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|The title of this article is ambiguous. For other meanings, see Beer (disambiguation).|
In a narrower sense Beer a beverage containing alcohol and carbon dioxide, obtained by fermentation usually from the basic ingredients water, malt and hops. For a controlled triggering of the alcoholic fermentation, the yeast Saccharomyces cerevisiae is added, more rarely lactic acid bacteria are inoculated in a second step. Other ingredients can be outside Germany fruits, herbs such as Grut or spices. The alcohol content of common types of beer in Germany and Austria is usually between 4.5% and 6%.
In a broader sense, beer is any alcoholic beverage made from saccharified starch without the use of a distillation process (chicha). The distinction from wine is that for wines, sugars are fermented from plant (fructose) or animal sources (for example, honey), while the starting material for fermentation in beer is always starch.
Usually the sugar is obtained from the starch of cereals (barley, rye, rice, wheat, corn), more rarely starch is obtained from potatoes or other vegetables such as peas. The Japanese sake, although often referred to as "ricewineThe term "Pilsner" is used to refer to the still unhopped brew, and therefore also falls under the category of beer-like beverages.
About the origin of the word Beer there are no definite findings. Presumably it comes from biber (lat. "drink") from. A word no longer in use for beer is the Germanic al (cf. English Ale, Danish øl, Swedish oil or Finnish olut), whereby it concerned the still unhopped brew.
The earliest evidence of beer is from the ancient Mesopotamian region. The Egyptians fermented half-baked bread with water and thus got a kind of beer. With the Romans the beer was called Cervisia, after the goddess of crops, Ceres. The Romans considered it a barbaric drink. The Celts knew beer under the name Korma.
In the Middle Ages, beer was still brewed from very many different ingredients. Only with the introduction of regulated brewing by monastery breweries was the Grut gradually replaced by hops. At that time, beer was also considered a suitable drink for children, as it had a lower alcohol content than today and was largely germ-free due to the boiling of the beer wort, which could not be said of drinking water at that time. It was also, because of its caloric content, an important supplement to the often scarce food, since even beer made from inferior grain was halay edible ("liquid bread").  In view of the high consumption of beer in the Middle Ages and the early modern period, beer was of great interest to the municipal treasury and the state tax authorities that arose around 1500. As early as the late Middle Ages, production and sales taxes were levied on beer almost everywhere in the empire. At that time, beer was brewed with top-fermenting yeast, the so-called "Oberzeug".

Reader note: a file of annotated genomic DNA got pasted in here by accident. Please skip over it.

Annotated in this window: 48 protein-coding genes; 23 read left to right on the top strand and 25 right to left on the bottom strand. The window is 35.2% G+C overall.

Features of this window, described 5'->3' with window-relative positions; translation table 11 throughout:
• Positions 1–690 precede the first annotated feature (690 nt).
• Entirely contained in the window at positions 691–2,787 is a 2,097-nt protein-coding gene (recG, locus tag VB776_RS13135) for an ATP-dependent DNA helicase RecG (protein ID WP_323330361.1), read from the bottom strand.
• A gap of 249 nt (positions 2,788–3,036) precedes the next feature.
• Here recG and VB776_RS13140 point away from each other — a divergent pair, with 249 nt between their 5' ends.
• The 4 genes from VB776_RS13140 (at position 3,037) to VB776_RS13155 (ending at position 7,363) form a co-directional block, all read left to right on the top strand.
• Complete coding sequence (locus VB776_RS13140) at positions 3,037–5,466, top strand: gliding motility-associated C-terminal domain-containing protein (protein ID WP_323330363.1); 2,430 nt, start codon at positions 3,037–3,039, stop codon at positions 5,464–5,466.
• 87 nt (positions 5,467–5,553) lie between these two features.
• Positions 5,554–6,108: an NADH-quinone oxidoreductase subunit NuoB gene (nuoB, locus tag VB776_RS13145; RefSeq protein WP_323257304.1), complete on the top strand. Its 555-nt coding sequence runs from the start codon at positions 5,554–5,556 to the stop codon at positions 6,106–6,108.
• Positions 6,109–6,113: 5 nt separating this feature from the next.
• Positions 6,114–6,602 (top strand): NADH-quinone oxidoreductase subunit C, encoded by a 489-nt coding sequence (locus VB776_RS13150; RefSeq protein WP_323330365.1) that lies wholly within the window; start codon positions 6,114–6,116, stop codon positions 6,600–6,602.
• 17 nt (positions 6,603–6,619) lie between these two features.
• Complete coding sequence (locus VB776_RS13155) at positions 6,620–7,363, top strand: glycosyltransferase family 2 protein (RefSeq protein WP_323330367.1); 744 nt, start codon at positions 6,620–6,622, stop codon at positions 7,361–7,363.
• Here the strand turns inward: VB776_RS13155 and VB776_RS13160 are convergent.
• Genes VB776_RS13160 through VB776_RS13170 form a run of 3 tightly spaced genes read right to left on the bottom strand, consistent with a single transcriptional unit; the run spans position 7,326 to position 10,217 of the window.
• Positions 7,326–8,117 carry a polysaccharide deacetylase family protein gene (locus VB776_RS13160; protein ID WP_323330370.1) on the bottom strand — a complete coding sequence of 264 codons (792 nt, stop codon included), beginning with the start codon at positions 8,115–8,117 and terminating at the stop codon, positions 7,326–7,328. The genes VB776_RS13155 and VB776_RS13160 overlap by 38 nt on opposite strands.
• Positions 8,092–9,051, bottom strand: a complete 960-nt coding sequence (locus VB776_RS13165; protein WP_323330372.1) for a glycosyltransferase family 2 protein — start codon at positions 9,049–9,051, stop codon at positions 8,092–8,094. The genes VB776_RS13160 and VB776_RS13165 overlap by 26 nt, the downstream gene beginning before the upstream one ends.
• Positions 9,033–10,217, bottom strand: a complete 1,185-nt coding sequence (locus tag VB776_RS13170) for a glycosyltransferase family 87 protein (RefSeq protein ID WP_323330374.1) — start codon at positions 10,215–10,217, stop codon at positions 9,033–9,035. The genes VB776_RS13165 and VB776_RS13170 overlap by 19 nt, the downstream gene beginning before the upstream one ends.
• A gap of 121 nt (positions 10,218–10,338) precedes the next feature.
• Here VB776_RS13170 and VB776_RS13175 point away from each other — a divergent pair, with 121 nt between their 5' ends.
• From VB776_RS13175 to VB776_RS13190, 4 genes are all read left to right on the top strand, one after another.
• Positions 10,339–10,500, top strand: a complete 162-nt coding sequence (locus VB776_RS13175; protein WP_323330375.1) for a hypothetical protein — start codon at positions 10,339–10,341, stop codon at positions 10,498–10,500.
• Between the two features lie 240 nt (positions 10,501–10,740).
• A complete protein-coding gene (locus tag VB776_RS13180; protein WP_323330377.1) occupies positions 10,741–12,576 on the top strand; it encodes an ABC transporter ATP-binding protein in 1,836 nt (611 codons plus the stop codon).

Beer cellars existed in many places in natural caves. When beer could be stored at low temperatures in cold storage houses developed by the Viennese brewer Adolf Ignaz Mautner under the patent name "Normal-Bierlagerkeller System Mautner," the bottom-fermented brewing method soon became established. As early as 1841, bottom-fermented lager was brewed by Anton Dreher in Schwechat and by Adolf Ignaz Mautner in Vienna; this heralded the era of bottom-fermented beers.
An important point in the history of beer brewing is the "invention" of the Pilsner brewing method (Pilsner Brauart). It originated from the already famous Bavarian brewing style which was based mainly on only lightly kilned malt and slow fermentation by storage in cold caves and deep cellars. Josef Groll brewed on 5. October 1842 the first brew in the Pilsner brewing style. This was first used on 11. Pilsner Urquell was first served to the public on November 1, 1842, thus starting the worldwide triumph of this beer speciality, which is marketed as Original Pilsner Urquell.
In Germany, bottom-fermented beer was brewed in accordance with the Beer Tax Act, colloquially known as the Purity Law, until 1993. It included parts of the Bavarian Purity Law of 1516, according to which only water, hops and barley were allowed as ingredients. Since 1993, the production of beer in Germany has been regulated by the provisional Beer Act (BGBl. I 1993 S. 1400-1401) regulated. Beer is today the most consumed alcoholic beverage in Germany and many other countries.